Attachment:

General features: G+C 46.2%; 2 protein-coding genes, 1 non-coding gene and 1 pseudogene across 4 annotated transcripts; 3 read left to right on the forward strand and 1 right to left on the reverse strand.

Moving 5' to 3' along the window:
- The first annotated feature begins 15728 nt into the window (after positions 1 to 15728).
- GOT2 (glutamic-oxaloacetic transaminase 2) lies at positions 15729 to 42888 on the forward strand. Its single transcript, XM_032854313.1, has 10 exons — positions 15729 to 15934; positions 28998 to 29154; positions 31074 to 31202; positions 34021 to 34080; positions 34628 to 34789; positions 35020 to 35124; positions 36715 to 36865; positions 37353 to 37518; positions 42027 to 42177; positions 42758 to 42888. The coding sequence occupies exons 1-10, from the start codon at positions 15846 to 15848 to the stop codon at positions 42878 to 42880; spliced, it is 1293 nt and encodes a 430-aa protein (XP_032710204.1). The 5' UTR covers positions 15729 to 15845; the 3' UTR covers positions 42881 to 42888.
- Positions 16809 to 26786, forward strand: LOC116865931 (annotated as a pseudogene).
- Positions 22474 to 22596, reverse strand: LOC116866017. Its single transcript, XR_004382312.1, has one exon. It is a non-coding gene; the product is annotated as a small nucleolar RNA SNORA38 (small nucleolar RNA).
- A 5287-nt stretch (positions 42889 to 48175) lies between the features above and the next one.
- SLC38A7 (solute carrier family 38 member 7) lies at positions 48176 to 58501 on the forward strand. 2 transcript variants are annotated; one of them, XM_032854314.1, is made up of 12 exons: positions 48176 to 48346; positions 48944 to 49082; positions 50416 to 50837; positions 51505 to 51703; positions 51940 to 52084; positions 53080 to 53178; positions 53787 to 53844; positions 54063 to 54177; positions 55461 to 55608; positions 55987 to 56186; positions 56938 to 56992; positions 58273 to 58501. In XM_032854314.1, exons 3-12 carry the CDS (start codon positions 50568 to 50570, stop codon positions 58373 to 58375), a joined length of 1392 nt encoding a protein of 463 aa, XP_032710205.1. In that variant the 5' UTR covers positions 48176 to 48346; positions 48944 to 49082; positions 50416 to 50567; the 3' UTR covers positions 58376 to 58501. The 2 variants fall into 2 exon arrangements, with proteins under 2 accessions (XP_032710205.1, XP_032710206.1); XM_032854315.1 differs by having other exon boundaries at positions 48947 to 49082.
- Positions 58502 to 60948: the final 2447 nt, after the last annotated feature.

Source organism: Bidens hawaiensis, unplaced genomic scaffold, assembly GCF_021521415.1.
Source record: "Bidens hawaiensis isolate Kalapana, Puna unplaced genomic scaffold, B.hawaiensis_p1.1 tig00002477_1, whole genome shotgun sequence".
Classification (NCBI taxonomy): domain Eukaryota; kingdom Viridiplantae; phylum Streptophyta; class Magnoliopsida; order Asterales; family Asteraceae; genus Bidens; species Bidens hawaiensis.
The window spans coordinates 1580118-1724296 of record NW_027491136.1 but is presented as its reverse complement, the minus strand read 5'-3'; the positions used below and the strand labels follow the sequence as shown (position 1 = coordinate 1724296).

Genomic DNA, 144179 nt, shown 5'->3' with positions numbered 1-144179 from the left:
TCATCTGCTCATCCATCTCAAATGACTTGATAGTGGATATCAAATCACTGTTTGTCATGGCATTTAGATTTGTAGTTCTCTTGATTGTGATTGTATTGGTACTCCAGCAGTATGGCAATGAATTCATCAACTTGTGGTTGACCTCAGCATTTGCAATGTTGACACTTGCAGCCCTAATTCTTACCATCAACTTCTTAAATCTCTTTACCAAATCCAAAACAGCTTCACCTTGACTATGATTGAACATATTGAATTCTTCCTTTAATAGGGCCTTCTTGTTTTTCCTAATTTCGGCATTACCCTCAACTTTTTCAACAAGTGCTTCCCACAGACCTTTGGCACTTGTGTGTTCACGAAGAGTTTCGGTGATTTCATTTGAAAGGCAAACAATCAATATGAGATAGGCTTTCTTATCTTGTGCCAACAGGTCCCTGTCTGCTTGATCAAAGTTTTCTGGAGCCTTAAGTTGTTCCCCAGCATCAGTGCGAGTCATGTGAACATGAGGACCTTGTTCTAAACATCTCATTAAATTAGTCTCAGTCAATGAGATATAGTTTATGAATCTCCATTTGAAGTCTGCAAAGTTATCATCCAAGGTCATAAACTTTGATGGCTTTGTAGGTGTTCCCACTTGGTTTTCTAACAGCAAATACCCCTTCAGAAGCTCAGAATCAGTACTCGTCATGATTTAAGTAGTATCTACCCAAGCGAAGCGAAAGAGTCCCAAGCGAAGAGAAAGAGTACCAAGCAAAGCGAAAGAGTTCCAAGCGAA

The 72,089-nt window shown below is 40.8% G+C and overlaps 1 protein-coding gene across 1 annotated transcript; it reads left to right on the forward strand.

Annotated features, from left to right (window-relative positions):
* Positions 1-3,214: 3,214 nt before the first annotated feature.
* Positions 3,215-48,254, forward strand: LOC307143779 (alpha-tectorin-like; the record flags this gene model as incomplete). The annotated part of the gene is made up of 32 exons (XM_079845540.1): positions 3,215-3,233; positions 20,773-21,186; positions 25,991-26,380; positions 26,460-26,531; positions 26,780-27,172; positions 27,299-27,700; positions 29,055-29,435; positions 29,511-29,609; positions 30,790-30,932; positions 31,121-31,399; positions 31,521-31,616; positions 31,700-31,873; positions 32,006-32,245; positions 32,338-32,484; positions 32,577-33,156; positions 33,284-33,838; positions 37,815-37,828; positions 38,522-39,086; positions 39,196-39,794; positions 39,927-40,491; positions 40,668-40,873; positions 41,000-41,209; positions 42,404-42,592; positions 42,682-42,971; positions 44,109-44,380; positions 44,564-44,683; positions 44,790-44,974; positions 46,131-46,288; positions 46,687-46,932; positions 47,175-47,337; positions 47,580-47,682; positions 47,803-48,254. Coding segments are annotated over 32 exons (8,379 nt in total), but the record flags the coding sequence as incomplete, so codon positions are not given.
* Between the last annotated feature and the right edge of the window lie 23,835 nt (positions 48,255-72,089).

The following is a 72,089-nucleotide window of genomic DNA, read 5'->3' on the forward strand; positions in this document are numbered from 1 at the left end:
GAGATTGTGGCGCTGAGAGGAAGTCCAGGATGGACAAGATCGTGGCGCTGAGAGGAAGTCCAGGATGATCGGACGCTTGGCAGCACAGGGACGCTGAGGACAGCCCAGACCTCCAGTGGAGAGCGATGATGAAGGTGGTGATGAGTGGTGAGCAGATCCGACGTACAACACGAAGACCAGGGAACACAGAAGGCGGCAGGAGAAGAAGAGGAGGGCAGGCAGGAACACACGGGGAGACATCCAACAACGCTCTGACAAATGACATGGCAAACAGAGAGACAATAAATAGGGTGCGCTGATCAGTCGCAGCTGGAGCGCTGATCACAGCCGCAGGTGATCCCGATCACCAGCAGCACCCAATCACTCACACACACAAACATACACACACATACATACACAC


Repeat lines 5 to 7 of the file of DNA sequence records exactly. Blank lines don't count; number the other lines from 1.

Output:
- Positions 16809 to 26786, forward strand: LOC116865931 (annotated as a pseudogene).
- Positions 22474 to 22596, reverse strand: LOC116866017. Its single transcript, XR_004382312.1, has one exon. It is a non-coding gene; the product is annotated as a small nucleolar RNA SNORA38 (small nucleolar RNA).
- A 5287-nt stretch (positions 42889 to 48175) lies between the features above and the next one.